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ABSTRACT & COMMENTARY
Both tricyclic antidepressants and fluoxetine cross the placental barrier. As discussed in a previous issue of OB/GYN Clinical Alert (1996;13:61-62), Chambers et al (N Engl J Med 1996;335:1010-1015) reported on the outcome of 228 mothers who took fluoxetine during pregnancy. They found that women who took fluoxetine in the third trimester were at increased risk for perinatal complications. On the basis on their data, they recommended that women discontinue antidepressant therapy in the third trimester. However, Nulman et al note that discontinuation of antidepressants during pregnancy is associated with high relapse rates and that when maternal depression is not adequately controlled, there is ample evidence of adverse developmental outcomes and higher perinatal risks. These sequelae could well be due to the neuroendocrinological aberrations induced by depression. On the other hand, fetal brain development continues beyond the first trimester, and exposure to antidepressants is cumulative. Given that an estimated 10-20% of women of childbearing potential are depressed, the need to delineate the optimal clinical strategy for the treatment of depressed, pregnant women is high. The investigators found no evidence that in utero exposure to tricyclic antidepressants or fluoxetine compromised global intelligence, language development, or behavioral development in the 135 children so exposed who were evaluated at 24 and 30 months of age.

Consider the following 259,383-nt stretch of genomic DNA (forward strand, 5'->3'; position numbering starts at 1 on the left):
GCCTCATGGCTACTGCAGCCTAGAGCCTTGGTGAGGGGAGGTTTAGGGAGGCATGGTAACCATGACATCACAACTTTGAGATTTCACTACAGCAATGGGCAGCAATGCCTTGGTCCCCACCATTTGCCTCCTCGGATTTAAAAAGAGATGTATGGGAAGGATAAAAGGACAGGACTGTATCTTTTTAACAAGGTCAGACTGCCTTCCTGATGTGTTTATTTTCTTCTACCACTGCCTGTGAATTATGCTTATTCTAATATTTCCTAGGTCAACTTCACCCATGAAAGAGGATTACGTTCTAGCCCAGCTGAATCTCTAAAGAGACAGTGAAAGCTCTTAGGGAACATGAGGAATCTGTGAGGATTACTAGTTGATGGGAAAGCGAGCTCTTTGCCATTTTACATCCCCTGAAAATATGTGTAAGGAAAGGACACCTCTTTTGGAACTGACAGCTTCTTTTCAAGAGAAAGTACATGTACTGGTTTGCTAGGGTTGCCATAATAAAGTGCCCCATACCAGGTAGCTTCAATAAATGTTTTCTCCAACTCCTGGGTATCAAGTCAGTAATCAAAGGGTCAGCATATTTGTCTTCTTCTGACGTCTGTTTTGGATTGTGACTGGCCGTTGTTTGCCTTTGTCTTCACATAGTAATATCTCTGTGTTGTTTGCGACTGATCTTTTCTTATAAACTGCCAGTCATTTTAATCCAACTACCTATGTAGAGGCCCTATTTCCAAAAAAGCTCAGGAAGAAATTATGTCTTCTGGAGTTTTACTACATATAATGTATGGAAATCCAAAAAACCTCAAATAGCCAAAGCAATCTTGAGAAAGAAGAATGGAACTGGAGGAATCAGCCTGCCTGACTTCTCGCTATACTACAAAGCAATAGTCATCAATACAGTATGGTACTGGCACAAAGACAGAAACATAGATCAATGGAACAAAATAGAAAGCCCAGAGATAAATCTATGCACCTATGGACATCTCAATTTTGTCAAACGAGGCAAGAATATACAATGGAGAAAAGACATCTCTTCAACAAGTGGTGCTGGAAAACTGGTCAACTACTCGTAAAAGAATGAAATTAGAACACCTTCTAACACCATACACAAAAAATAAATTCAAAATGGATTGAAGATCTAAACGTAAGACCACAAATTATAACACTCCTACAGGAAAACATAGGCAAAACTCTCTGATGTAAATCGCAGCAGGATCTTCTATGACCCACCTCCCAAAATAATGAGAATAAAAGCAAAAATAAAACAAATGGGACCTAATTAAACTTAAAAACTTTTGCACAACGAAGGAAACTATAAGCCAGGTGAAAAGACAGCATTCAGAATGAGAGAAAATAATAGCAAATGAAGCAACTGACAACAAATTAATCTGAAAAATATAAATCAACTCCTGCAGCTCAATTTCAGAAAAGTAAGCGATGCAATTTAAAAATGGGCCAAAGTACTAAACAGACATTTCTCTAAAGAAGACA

This is an important study, but it does have its limitations. First, the sample size is small. Second, the length of follow-up is short. While the data are indeed reassuring, what one really wants to know is how these children will fare when they go to school. I hope that there is sufficient funding available in Canada to permit these investigators to follow this cohort and to add to it. Everyone knows that drug exposure during pregnancy is to be avoided. What few appreciate is that depression is a biochemical state that in and of itself may compromise fetal well-being. It is entirely possible, therefore, that antidepressant exposure is the lesser of two evils in this regard. Women who are depressed often seek a second opinion and reassurance from their obstetrician. Thus, it is important for us to have more than a passing familiarity with this therapeutic dilemma. On the basis of these recent studies, I believe it is most appropriate to tell patients that the benefits of antidepressant therapy during pregnancy outweigh the risks of discontinuation, even during the third trimester.